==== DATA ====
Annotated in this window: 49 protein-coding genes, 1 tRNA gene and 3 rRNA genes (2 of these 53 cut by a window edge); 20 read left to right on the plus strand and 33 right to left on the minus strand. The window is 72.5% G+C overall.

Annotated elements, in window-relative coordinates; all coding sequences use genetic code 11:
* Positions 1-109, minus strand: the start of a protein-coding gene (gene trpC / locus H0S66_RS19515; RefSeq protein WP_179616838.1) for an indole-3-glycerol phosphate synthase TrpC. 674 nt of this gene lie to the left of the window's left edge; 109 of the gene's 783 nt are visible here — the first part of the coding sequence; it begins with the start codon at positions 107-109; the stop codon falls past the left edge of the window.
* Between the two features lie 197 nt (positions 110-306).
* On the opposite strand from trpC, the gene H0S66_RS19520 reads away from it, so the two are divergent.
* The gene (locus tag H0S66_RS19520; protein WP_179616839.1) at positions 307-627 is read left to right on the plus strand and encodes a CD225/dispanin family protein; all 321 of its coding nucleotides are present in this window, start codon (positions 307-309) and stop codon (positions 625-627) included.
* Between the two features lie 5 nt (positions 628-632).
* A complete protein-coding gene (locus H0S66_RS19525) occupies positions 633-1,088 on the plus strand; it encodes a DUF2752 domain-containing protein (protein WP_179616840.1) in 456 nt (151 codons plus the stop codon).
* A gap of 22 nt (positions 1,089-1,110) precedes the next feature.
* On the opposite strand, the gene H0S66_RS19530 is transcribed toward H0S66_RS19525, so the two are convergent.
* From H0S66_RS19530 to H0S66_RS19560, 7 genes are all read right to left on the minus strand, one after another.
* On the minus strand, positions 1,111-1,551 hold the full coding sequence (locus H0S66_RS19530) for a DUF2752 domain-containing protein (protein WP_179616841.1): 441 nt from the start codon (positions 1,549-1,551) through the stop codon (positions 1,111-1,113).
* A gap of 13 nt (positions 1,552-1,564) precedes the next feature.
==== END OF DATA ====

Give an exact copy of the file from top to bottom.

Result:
Annotated in this window: 49 protein-coding genes, 1 tRNA gene and 3 rRNA genes (2 of these 53 cut by a window edge); 20 read left to right on the plus strand and 33 right to left on the minus strand. The window is 72.5% G+C overall.

Annotated elements, in window-relative coordinates; all coding sequences use genetic code 11:
* Positions 1-109, minus strand: the start of a protein-coding gene (gene trpC / locus H0S66_RS19515; RefSeq protein WP_179616838.1) for an indole-3-glycerol phosphate synthase TrpC. 674 nt of this gene lie to the left of the window's left edge; 109 of the gene's 783 nt are visible here — the first part of the coding sequence; it begins with the start codon at positions 107-109; the stop codon falls past the left edge of the window.
* Between the two features lie 197 nt (positions 110-306).
* On the opposite strand from trpC, the gene H0S66_RS19520 reads away from it, so the two are divergent.
* The gene (locus tag H0S66_RS19520; protein WP_179616839.1) at positions 307-627 is read left to right on the plus strand and encodes a CD225/dispanin family protein; all 321 of its coding nucleotides are present in this window, start codon (positions 307-309) and stop codon (positions 625-627) included.
* Between the two features lie 5 nt (positions 628-632).
* A complete protein-coding gene (locus H0S66_RS19525) occupies positions 633-1,088 on the plus strand; it encodes a DUF2752 domain-containing protein (protein WP_179616840.1) in 456 nt (151 codons plus the stop codon).
* A gap of 22 nt (positions 1,089-1,110) precedes the next feature.
* On the opposite strand, the gene H0S66_RS19530 is transcribed toward H0S66_RS19525, so the two are convergent.
* From H0S66_RS19530 to H0S66_RS19560, 7 genes are all read right to left on the minus strand, one after another.
* On the minus strand, positions 1,111-1,551 hold the full coding sequence (locus H0S66_RS19530) for a DUF2752 domain-containing protein (protein WP_179616841.1): 441 nt from the start codon (positions 1,549-1,551) through the stop codon (positions 1,111-1,113).
* A gap of 13 nt (positions 1,552-1,564) precedes the next feature.